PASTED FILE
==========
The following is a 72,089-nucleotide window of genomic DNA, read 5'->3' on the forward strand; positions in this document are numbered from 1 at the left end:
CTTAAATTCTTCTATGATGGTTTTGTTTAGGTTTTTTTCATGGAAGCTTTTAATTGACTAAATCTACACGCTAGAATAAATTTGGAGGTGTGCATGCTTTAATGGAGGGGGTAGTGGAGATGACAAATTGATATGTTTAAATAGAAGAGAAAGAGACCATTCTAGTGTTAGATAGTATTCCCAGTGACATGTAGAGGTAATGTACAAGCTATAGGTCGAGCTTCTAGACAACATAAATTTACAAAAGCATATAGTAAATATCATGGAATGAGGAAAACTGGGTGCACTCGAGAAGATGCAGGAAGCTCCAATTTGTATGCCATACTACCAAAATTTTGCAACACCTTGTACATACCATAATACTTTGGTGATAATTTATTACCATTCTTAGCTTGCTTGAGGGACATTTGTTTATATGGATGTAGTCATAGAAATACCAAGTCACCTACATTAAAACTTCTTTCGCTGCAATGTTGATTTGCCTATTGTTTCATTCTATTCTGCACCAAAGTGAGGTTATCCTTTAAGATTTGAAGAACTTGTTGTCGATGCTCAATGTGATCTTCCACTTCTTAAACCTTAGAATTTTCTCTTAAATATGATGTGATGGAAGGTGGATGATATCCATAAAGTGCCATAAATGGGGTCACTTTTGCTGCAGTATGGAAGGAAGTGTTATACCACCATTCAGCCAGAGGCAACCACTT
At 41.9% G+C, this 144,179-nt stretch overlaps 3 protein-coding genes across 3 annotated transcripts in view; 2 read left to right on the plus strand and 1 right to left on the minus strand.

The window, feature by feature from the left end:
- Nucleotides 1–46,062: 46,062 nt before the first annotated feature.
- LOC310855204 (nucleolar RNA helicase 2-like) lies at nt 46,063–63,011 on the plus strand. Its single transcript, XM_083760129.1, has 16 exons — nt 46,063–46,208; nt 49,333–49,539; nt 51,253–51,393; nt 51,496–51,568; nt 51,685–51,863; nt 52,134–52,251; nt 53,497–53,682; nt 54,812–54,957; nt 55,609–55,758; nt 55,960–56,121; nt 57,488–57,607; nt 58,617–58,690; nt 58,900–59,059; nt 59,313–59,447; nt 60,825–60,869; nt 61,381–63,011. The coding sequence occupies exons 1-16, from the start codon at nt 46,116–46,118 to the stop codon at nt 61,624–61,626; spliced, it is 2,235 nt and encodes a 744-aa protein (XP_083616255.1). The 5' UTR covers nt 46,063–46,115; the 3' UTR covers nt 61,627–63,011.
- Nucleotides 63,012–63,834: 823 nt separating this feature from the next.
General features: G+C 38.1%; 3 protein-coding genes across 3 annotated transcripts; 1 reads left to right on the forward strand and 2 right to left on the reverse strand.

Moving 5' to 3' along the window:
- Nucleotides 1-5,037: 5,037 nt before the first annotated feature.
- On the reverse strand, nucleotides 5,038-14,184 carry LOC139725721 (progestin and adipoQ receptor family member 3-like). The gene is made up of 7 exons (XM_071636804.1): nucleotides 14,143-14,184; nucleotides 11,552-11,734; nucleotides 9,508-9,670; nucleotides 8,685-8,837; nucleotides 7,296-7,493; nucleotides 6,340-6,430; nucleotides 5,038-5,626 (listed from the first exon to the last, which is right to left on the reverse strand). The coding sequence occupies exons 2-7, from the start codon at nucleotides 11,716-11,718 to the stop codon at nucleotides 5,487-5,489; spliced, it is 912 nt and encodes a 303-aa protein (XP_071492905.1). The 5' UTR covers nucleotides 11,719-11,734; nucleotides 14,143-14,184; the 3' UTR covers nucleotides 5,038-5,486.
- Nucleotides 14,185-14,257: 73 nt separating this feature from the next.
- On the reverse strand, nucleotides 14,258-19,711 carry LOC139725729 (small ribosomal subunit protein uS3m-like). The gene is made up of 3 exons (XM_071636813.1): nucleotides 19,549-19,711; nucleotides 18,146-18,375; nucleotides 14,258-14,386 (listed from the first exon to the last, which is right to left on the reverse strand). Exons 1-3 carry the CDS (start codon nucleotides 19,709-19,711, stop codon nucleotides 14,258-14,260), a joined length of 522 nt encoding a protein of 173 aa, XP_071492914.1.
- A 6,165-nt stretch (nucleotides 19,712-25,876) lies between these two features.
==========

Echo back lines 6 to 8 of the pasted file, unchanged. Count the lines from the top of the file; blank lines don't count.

- LOC310855204 (nucleolar RNA helicase 2-like) lies at nt 46,063–63,011 on the plus strand. Its single transcript, XM_083760129.1, has 16 exons — nt 46,063–46,208; nt 49,333–49,539; nt 51,253–51,393; nt 51,496–51,568; nt 51,685–51,863; nt 52,134–52,251; nt 53,497–53,682; nt 54,812–54,957; nt 55,609–55,758; nt 55,960–56,121; nt 57,488–57,607; nt 58,617–58,690; nt 58,900–59,059; nt 59,313–59,447; nt 60,825–60,869; nt 61,381–63,011. The coding sequence occupies exons 1-16, from the start codon at nt 46,116–46,118 to the stop codon at nt 61,624–61,626; spliced, it is 2,235 nt and encodes a 744-aa protein (XP_083616255.1). The 5' UTR covers nt 46,063–46,115; the 3' UTR covers nt 61,627–63,011.
- Nucleotides 63,012–63,834: 823 nt separating this feature from the next.
General features: G+C 38.1%; 3 protein-coding genes across 3 annotated transcripts; 1 reads left to right on the forward strand and 2 right to left on the reverse strand.